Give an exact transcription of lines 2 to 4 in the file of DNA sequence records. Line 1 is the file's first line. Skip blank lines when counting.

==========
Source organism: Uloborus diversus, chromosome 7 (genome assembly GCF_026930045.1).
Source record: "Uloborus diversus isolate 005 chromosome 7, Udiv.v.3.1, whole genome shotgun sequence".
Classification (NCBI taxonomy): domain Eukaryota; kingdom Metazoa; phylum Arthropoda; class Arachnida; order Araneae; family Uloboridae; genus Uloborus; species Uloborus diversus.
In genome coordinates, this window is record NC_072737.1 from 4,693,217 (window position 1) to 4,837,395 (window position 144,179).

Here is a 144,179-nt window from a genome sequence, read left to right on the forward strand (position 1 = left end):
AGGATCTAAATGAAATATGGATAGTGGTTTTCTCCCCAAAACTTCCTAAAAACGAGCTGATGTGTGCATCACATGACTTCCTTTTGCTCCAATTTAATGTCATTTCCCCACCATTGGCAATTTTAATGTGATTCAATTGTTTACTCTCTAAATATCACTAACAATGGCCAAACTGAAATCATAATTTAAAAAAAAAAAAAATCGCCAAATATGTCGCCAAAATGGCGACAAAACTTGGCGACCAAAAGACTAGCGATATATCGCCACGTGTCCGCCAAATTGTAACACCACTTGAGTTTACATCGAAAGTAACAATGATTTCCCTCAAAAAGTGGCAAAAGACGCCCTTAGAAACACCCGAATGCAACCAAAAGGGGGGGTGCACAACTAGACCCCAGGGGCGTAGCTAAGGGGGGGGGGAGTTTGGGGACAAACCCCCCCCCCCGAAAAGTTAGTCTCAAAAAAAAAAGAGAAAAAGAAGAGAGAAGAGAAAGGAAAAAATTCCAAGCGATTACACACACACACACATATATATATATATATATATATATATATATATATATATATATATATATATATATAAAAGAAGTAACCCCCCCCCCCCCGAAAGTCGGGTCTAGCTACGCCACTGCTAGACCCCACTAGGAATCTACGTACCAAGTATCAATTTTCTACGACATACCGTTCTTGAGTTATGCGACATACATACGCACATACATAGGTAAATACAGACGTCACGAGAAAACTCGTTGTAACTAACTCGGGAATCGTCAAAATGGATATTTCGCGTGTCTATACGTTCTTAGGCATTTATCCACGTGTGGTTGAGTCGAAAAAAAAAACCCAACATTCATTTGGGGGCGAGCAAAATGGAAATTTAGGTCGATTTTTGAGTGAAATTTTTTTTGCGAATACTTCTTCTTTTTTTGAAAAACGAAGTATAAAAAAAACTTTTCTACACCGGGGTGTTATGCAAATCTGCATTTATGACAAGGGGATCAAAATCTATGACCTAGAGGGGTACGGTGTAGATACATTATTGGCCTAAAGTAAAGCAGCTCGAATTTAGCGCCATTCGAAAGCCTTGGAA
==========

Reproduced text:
Source record: "Uloborus diversus isolate 005 chromosome 7, Udiv.v.3.1, whole genome shotgun sequence".
Classification (NCBI taxonomy): domain Eukaryota; kingdom Metazoa; phylum Arthropoda; class Arachnida; order Araneae; family Uloboridae; genus Uloborus; species Uloborus diversus.
In genome coordinates, this window is record NC_072737.1 from 4,693,217 (window position 1) to 4,837,395 (window position 144,179).